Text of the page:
Competition Sharpens Effort
Helicopters, parachutists and hot air balloons often shared Lamonica Stadium with marching bands, cheerleaders and football players on Friday nights in the early years of competition between Clovis High and 1970s newcomer Clovis West High. Who had the loudest band? Most spirited student section? Best signage? These questions were intensely debated around the community as was the question of whose quarterback had the best arm.
As iron sharpens iron, competition has a way of sharpening effort and raising standards. Good enough won’t be good enough to win when a standard is set high or when the competition is skilled. In their eagerness to establish Clovis West High as being as good as, if not better, than cross-town rivals Clovis High, the Friday night game became a showcase of creativity, high standards and showmanship for the Golden Eagles’ school leaders and the community, and Clovis High’s team rose to compete. As first Buchanan High, then Clovis East High, and finally Clovis North High joined in the competition, each school created a unique culture and climate in which students, staff and the community could take pride. Today’s All Clovis Week rivalry between Clovis Unified high schools still draws in students, staff and district office employees as the legacy of competition continues.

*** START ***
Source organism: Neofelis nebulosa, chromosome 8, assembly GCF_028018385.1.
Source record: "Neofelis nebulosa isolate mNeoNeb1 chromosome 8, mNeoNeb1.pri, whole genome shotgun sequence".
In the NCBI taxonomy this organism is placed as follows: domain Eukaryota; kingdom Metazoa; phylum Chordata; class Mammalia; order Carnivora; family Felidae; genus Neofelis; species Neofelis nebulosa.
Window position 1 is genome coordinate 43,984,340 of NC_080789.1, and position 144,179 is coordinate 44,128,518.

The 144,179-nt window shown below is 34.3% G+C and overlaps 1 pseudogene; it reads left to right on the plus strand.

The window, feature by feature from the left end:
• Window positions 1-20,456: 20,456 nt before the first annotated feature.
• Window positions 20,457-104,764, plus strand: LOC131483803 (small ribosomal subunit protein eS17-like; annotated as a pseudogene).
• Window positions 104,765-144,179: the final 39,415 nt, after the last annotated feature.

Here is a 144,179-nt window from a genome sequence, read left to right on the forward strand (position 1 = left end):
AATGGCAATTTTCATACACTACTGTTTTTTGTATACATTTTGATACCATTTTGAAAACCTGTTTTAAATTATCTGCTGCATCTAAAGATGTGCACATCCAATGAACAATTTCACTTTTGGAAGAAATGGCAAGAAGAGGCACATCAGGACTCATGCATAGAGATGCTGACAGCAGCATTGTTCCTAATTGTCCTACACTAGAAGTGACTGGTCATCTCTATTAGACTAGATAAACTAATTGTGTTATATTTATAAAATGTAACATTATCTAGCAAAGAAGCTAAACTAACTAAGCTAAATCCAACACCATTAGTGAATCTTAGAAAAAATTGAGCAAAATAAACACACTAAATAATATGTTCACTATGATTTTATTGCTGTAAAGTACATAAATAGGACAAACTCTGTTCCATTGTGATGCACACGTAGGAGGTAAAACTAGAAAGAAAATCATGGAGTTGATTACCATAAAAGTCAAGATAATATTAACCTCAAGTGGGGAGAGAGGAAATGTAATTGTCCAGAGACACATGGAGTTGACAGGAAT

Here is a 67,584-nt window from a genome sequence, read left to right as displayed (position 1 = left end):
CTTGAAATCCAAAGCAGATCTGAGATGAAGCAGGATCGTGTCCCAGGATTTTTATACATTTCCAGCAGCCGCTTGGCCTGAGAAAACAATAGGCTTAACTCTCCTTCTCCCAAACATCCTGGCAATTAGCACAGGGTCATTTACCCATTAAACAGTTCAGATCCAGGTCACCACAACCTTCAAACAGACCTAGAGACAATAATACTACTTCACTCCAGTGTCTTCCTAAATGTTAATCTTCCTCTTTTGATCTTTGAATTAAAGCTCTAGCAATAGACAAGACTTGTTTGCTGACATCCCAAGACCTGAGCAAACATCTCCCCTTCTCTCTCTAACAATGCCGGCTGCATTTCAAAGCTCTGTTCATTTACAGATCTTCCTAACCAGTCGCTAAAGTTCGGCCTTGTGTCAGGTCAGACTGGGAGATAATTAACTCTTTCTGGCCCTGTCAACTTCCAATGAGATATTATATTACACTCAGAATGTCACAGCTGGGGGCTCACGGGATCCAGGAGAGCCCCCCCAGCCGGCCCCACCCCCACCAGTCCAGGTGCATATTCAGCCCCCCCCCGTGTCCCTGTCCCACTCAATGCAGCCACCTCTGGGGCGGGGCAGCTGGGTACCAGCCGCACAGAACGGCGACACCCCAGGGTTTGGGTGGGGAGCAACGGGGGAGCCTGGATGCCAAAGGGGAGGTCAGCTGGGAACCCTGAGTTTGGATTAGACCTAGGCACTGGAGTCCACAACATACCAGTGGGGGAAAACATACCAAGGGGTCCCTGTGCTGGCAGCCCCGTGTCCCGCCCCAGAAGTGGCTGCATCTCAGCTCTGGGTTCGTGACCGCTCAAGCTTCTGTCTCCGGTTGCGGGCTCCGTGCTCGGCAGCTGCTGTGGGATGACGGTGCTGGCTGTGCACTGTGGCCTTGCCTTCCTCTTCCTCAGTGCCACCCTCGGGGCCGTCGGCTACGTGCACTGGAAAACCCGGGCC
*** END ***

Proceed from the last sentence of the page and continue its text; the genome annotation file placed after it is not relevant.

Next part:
Teaching kids to give their best effort to become better tomorrow than they are today; to overcome obstacles and compete against a standard of excellence; and finally, to compete together to pull from the team a combined performance that exceeds what any one individual is capable of attaining alone is the model of competition that helps students win in life. And at the end of the game, no matter who wins or loses, in Clovis Unified the alma mater of both schools is played, athletes respectfully face toward the stands of the opposing team to honor their effort, and students are still taught the flip side of the competition coin, to win with class and lose with dignity.